Now, I'm not saying that George Galloway isn't a fairly manipulative politician, who has, in the past, kissed up to some pretty nasty dictators... (as opposed, for instance, to kissing up to the butcher of Sabra and Shatila, as so many other politicians have.)
He plays fast and loose with his crippling invective, and relies upon terms and language which are every bit as biased and wrongheaded as that used by his opponents. For this reason alone, I absolutely wouldn't want him running my country. I couldn't count on him to be both fair and civil.
But at the same time, he's absolutely invaluable to a healthy discourse of such topics in Britain, in that he helps to establish something close to actual balance in every forum he's a part of. He is a powerful and gifted orator who doesn't back down, and backs his words -- however slanted -- with strong factual arguments. He appears to have been falsely accused of being on Saddam's payroll and threatened with imprisonment in the U.S., and has been branded as a potential subject to apply Britain's potentially oppressive new antiterrorist laws to, and yet he's consistantly brave and defiant, refusing to bend to popular opinion.
And, of course, he's absolutely right, in that Israel is an occupier and, in the case of Lebanon, a repeat invader, ignoring binding rules of international law against such acts. He's right that Israel still holds prisoners for a war which was supposed to have long since ended. He's right that one man's terrorist is another man's freedom fighter, even if he doesn't choose to spend his time in front of the camera addressing the Messianic, Islamofascist tendencies of Hezbollah.
But you know, why should he, when there are hundreds of rabidly pro-Israel talking heads out there in the Western media who regularly take on that duty, and who often get to air their views without a truely opposing view being presented. The United States literally does not have any speaker of national authority capable of doing what George Galloway does for the British media, and although you might feel soiled by his approach, he plays an absolutely vital role.
It seems wrong that we, a nation supposedly based on the rule of law, routinely try and convict other nations for their supposed crimes, without anything close to an actual defence in the court of public opinion. I, for one, want and welcome those who are brave enough to defend those who cannot speak for themselves, whether they are in Iraq, in Lebanon, or in Iran. In all of the above cases, these people may want to live under different conditions, or with different leaders, but they would all, no doubt, prefer to achieve these goals without war.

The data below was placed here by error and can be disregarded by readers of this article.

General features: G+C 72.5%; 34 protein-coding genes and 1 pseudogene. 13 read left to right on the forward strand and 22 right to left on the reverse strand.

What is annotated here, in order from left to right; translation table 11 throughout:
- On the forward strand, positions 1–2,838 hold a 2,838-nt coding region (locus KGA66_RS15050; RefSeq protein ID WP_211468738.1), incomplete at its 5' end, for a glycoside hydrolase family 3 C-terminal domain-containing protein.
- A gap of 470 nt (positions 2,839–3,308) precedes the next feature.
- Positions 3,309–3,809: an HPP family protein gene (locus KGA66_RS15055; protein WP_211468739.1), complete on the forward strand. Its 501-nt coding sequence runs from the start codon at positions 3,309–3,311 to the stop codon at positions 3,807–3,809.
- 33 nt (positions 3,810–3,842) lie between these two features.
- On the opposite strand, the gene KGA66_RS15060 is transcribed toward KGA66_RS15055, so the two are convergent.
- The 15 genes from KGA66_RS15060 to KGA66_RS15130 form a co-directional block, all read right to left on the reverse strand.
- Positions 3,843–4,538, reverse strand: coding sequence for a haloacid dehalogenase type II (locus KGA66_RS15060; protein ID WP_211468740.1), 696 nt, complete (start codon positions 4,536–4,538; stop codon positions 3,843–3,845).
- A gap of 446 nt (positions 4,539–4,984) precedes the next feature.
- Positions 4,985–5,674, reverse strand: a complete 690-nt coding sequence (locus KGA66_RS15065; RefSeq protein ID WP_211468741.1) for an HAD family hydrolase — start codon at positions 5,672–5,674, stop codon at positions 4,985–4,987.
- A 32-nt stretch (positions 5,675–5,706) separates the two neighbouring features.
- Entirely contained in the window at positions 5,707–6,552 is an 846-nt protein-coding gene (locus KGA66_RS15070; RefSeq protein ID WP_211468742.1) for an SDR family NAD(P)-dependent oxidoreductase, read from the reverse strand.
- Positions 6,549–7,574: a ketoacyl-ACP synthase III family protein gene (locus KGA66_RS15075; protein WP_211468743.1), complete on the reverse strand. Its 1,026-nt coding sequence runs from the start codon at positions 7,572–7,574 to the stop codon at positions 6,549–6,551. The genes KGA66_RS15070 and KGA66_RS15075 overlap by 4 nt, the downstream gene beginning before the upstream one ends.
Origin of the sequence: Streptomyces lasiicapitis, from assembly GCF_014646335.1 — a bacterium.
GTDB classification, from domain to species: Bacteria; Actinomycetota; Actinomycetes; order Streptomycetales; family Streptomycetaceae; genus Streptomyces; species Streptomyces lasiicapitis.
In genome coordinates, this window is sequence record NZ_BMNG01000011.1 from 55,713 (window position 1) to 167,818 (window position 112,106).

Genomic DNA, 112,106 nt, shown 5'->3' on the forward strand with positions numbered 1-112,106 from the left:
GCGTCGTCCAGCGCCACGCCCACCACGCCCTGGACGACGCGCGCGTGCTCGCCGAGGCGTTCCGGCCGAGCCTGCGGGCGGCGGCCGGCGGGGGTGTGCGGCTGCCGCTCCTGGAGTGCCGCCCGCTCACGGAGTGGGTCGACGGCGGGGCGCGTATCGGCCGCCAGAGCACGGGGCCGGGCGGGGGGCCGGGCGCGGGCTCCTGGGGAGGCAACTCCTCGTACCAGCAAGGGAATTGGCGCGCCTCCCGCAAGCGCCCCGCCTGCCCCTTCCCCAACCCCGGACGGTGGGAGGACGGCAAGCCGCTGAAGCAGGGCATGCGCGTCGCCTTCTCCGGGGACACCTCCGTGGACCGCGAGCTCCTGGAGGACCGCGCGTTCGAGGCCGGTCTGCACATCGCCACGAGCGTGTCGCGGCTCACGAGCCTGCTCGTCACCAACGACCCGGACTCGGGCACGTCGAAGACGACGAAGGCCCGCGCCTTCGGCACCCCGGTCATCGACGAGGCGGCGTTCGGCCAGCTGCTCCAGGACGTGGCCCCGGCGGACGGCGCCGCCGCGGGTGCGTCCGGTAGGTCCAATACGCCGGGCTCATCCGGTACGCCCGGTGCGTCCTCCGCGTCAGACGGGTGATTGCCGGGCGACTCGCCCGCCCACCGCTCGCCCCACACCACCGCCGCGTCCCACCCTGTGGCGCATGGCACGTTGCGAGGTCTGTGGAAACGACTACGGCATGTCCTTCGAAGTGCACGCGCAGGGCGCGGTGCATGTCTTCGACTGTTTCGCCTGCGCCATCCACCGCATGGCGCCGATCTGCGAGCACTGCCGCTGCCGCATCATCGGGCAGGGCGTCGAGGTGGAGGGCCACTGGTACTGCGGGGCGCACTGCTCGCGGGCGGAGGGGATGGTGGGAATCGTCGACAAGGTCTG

Above all, Galway was right when he said that we don't know the name of any of the Palestinians whose lives were snuffed out by the Israeli military during a family visit to a beach in Gaza. Even I, who pride myself on my research of such issues, don't know their names. I didn't see footage from their funerals. I didn't see their families and relatives asked for statements on the attack. I didn't see them invited on to western news broadcasts to say their peace. I wish I had, because I have seen the same of family members of those Israelis who were kidnapped in this conflict, and who will, with any luck, return home to their families one day.
It seems odd to ask whether we, as a nation, are biased on these issues, when over 1000 Lebanese are dead and over 750,000 homeless refugees as a result of a military mission supposedly designed to bring about the freedom of two captured prisoners, presumably with the goal of obtaining their release without the necessity of freeing any of the thousands of Lebanese and Palestinian prisoners currently being detained, many without having ever been charged with any offense.
Would those 1000 Lebanese be dead today and those 750,000 refugees have to live on charity in a strange land, if only Hezbollah had chosen to kill the Israeli prisoners in question, rather than sparing their lives? It's hard to say how much an attempt to trade prisoners with Israel has cost Lebanon. What's obvious, however, is that any sign of balance and proportionality amongst those conflicts that our nations consider worthwhile and justified has long since flown out the window.